United States Alleges Multiple Environmental Violations by The City of Quincy
BOSTON – The United States has filed a civil complaint alleging that the City of Quincy is violating the Clean Water Act by discharging sewage and untreated wastewater into the Boston Harbor, Dorchester Bay, Quincy Bay and other waterways from the City’s sanitary sewer and storm drain systems.
The complaint alleges that water quality samples from 2009 through 2018 demonstrated that Quincy discharged pollutants, including the bacteria commonly known as E. coli and Enteroccous, onto Quincy beaches and tidal areas along the coastline. It also alleges that the water quality samples taken from Quincy Bay, Sagamore Creek, Town Brook, Town River Bay and Furnace Brook from the period 2009 through 2013 showed the discharge of ammonia, surfactants and pharmaceutical compounds, which are indicative of sewage waste. In addition, the complaint alleges that Quincy’s sanitary sewer system overflowed on numerous occasions, resulting in discharges of sewage and untreated wastewater.
“The Clean Water Act is designed to protect the waters of the United States for the health and enjoyment of its citizens. This complaint demonstrates our commitment to ensuring that our waters and beaches are protected from discharges such as raw sewage and seeks to require that the City of Quincy take the important and necessary steps to do so,” said United States Attorney Andrew E. Lelling.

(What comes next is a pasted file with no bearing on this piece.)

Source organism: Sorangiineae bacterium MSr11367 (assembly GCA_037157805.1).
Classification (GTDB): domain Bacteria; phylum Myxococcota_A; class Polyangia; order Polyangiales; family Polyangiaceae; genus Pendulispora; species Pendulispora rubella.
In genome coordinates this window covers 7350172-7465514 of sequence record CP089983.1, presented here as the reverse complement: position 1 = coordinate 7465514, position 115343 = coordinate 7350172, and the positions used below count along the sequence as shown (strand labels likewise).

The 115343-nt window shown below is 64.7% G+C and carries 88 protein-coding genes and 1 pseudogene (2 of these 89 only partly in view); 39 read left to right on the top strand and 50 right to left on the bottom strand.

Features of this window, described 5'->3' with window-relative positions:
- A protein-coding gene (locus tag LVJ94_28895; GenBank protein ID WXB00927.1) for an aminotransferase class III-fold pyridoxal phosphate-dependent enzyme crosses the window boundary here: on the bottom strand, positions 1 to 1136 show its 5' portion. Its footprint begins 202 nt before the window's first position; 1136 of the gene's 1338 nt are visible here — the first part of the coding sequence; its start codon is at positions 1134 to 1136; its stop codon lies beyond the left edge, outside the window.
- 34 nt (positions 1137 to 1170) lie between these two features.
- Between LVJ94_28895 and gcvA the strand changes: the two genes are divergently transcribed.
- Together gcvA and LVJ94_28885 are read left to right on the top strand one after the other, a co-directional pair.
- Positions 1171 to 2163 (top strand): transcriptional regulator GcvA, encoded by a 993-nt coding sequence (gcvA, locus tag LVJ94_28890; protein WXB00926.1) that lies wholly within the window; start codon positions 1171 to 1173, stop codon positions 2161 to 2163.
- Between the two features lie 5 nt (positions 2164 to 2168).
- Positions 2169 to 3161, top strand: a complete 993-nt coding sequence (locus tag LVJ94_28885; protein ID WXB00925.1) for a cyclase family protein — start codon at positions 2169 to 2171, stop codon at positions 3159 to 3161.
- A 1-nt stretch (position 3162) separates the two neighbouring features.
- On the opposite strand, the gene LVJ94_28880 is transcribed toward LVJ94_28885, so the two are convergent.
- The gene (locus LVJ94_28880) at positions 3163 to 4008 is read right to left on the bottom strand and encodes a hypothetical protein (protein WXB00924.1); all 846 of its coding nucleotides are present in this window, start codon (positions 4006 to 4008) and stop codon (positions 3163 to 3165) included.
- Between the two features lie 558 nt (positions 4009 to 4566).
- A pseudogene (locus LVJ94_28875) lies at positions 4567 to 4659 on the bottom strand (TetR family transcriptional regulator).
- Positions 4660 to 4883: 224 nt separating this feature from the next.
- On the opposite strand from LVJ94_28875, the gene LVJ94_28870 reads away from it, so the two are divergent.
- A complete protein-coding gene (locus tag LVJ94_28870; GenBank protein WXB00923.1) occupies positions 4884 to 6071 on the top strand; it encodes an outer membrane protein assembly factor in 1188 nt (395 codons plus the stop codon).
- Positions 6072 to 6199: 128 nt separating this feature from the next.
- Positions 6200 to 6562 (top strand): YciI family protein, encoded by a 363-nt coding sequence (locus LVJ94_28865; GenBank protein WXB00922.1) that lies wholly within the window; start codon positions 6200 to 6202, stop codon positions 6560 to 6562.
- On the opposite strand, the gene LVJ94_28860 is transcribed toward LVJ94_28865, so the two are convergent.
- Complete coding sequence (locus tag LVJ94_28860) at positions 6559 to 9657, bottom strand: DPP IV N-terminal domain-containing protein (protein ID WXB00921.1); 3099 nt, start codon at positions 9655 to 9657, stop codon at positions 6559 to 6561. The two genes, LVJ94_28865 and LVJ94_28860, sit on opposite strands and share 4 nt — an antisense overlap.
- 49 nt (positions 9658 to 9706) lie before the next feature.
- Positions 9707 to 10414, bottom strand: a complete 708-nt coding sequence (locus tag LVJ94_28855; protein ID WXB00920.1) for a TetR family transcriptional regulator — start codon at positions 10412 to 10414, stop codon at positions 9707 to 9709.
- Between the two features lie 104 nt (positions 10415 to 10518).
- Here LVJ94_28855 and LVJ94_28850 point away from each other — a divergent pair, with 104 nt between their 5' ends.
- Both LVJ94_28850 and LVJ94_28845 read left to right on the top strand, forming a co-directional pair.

“This complaint represents a critical step in the ongoing cleanup of Boston Harbor and nearby urban rivers,” said Deb Szaro, Acting Regional Administrator of EPA’s New England region. “EPA is committed to ensuring the restoration of Boston Harbor and addressing sewage discharges in local communities continues in order to protect public health and clean water.”
The Clean Water Act provides for monetary daily penalties of $37,500 for each violation that occurred on or before Nov. 2, 2015, and $54,833 for each violation occurring after Nov. 2, 2015. The complaint seeks the recovery of penalties and requests that the Court permanently enjoin the City from future violations of the Clean Water Act.
EPA has focused enforcement and compliance resources on the most serious environmental violations, including keeping raw sewage and contaminated stormwater out of our nation’s waters. The United States Attorney’s Office, working with the Department of Justice’s Environment and Natural Resources Division, filed the complaint on behalf of the U.S. Environmental Protection Agency (EPA) as part of that effort. Raw sewage overflows and inadequately controlled stormwater discharges from municipal sewer systems introduce a variety of harmful pollutants, including disease causing organisms, metals and nutrients that threaten our communities’ water quality and can contribute to disease outbreaks, beach and shellfish bed closings, flooding, stream scouring, fishing advisories and basement backups of sewage.
U.S. Attorney Lelling and EPA Acting Regional Administrator Szaro made the announcement today. The case is being handled by Assistant U.S. Attorney Susan M. Poswistilo of Lelling’s Civil Division.